Home > One with You (Crossfire #5)(6)

One with You (Crossfire #5)(6)
Author: Sylvia Day

My jaw set. “It won’t play out that way.”

“Why would you risk it?” Her voice rose and became shrill. “Because of Corinne Giroux? Her book will come and go in the blink of an eye, but you’ll never get rid of the attention once you invite it!”

“I don’t get you. There’s no way to be married to Gideon and not get attention! I might as well take control and set the stage myself.”

“There’s a difference between being prominent and being a TMZ headline!”

I growled inwardly. “I think you’re taking the drama to the extreme.”

She shook her head. “I’m telling you, this is the wrong way to handle the situation. Have you discussed this with Gideon? I can’t see him agreeing to this.”

I stared at her, truly startled by her response. I’d thought she would be all for it, considering how she felt about marrying well and what that entailed.

That was when I saw the fear tightening her mouth and shadowing her eyes.

“Mom.” I softened my voice, mentally kicking myself for not putting it together sooner. “We don’t have to worry about Nathan anymore.”

She returned my stare. “No,” she agreed, not the least bit soothed. “But having everything you’ve done … everything you’ve said or decided dissected for the entertainment of the world could be its own nightmare.”

“I’m not going to allow other people in the world to dictate how I and my marriage are perceived!” I was tired of feeling like a … victim. I wanted to be the one to go on the offensive.

“Eva, you’re not—”

“Either give me an alternative that doesn’t involve sitting around doing nothing or drop the subject, Mom.” I turned my head away. “We’re not going to agree and I’m not changing my mind without a different game plan on the table.”

She made a frustrated noise, then fell silent.

My fingers flexed with the need to text Gideon and vent. He had once told me I would excel at crisis management. He’d suggested I lend my talents to Cross Industries as a fixer.

Why not start with something more intimate and important instead?

2

“More flowers?” Arash Madani drawled as he strolled into my office through the open glass double doors.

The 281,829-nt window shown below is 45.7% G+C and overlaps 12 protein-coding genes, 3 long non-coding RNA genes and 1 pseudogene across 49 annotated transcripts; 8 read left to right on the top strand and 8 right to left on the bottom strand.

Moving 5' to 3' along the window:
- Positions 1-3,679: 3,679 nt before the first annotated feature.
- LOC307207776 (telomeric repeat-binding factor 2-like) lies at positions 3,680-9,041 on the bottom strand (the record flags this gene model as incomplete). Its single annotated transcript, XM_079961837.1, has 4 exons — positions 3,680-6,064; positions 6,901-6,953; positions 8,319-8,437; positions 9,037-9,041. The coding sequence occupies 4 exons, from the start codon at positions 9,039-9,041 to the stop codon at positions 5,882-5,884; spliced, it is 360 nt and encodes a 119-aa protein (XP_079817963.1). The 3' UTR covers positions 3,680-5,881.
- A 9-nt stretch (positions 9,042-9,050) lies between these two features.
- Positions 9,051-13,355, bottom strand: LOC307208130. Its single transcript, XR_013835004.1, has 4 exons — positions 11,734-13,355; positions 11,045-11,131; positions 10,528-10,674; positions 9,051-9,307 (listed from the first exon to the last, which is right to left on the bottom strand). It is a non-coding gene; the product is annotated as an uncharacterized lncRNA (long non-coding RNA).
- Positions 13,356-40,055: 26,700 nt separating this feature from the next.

My lead attorney walked over to where Eva’s white roses decorated the main seating area. I’d had them placed on the coffee table in my direct line of sight. There, they had been successfully drawing my attention away from the stock tickers streaming on the wall of flat screens behind them.

The card that accompanied the flowers sat on the smoked glass of my desk and I fingered it, rereading the words for the hundredth time.

Arash pulled a rose out and lifted it to his nose. “What’s the secret to getting sent some of these?”

I sat back, absently noting that his emerald-hued tie matched the jeweled decanters decorating the bar. Until his arrival, the brightly colored carafes and Eva’s red vase had been the only spots of color in the monochromatic expanse of my office. “The right woman.”

He returned the flower to its vase. “Go ahead, Cross, rub it in.”

“I prefer to gloat quietly. Do you have something for me?”

Approaching my desk, he grinned in a way that told me he loved his job, although I never doubted it. His predatory instincts were nearly as highly developed as my own.

“The Morgan deal is coming together nicely.” Adjusting his tailored slacks, he settled into one of the two chairs facing my desk. His style was slightly flashier than mine but couldn’t be faulted. “We’ve ironed out the bigger points. Still finessing some clauses, but we should be ready to proceed by next week.”

“Good.”

“You are a man of few words.” Casually, he asked, “You up for getting together this weekend?”

I shook my head. “Eva may want to go out. If so, I’ll try to talk her out of it.”

Arash laughed. “I gotta tell you, I expected you to settle down at some point—we all do, eventually—but I thought I’d have some warning.”

“So did I.” Which wasn’t quite the truth. I never expected to share my life with anyone. I’d never denied that my past shadowed my present, but I saw no need to share that history with anyone before Eva. It couldn’t be changed, so why rehash it?